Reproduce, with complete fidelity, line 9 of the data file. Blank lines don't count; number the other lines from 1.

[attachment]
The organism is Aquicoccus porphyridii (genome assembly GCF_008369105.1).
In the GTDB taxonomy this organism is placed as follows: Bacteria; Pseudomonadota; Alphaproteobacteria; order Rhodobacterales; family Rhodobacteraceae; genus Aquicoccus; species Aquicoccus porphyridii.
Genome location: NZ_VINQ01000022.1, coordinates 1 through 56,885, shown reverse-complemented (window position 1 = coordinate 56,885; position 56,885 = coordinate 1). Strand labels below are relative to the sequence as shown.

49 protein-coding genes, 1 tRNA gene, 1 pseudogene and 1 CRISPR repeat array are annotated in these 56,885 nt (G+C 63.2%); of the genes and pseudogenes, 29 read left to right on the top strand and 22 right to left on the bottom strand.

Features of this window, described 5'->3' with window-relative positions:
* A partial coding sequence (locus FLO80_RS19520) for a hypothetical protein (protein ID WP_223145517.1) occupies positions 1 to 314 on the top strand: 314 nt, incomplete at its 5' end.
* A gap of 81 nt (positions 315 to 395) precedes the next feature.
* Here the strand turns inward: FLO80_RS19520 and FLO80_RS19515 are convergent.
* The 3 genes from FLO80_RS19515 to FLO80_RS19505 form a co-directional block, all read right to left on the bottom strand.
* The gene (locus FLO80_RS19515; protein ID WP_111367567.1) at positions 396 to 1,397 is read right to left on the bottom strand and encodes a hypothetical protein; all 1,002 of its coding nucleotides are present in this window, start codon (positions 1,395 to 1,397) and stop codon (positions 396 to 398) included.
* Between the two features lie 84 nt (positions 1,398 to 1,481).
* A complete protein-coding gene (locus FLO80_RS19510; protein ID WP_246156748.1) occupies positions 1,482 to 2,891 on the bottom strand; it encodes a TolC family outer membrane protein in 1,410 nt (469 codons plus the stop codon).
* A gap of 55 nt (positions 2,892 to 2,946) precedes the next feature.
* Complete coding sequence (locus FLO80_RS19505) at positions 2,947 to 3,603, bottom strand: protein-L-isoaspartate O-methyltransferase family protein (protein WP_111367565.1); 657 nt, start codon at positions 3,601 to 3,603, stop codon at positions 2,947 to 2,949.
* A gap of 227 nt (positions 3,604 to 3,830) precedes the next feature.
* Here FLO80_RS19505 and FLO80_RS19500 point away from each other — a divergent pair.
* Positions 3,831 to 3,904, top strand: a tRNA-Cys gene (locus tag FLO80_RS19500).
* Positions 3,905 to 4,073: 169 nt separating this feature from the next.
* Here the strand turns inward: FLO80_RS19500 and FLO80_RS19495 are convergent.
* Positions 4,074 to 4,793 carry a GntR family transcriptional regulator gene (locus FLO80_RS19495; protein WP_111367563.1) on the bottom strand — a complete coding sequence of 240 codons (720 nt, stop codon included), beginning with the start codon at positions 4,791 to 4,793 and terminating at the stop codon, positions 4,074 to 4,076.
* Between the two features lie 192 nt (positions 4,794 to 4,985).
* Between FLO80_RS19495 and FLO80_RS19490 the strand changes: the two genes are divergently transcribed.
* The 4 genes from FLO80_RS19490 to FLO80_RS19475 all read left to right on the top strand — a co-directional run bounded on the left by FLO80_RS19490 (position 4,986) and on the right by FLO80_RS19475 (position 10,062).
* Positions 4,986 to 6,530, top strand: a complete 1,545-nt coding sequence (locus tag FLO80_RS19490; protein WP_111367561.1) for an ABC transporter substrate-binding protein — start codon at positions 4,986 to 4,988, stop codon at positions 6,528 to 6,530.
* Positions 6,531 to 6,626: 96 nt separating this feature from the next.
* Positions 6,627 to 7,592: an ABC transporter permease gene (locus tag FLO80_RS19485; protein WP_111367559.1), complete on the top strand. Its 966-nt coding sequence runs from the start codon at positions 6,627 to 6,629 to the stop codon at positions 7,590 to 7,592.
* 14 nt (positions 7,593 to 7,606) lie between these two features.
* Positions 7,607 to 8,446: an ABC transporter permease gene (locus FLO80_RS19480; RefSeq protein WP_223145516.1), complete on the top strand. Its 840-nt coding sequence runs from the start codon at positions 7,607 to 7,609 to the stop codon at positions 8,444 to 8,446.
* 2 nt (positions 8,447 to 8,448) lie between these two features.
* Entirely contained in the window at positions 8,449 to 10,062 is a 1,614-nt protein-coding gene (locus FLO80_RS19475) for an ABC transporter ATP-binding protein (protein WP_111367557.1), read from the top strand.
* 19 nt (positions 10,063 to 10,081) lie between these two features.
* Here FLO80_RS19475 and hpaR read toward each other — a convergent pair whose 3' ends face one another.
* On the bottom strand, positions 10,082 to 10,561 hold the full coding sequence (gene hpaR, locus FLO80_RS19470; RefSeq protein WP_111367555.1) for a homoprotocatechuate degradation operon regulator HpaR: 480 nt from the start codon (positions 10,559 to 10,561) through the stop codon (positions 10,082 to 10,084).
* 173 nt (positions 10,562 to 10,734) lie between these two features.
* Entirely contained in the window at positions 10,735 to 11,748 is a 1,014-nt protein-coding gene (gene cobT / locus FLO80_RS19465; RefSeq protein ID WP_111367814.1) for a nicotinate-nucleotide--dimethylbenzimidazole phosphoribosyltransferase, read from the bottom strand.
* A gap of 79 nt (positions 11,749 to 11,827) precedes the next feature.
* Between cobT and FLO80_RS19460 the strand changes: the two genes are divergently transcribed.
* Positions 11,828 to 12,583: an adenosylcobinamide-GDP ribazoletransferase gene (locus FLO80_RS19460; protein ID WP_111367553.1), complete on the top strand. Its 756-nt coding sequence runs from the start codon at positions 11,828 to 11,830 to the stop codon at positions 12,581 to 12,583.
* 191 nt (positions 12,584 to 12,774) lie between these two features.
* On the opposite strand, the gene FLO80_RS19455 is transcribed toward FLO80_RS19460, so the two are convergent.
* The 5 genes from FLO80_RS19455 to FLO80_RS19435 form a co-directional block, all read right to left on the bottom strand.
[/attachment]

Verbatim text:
* The 3 genes from FLO80_RS19515 to FLO80_RS19505 form a co-directional block, all read right to left on the bottom strand.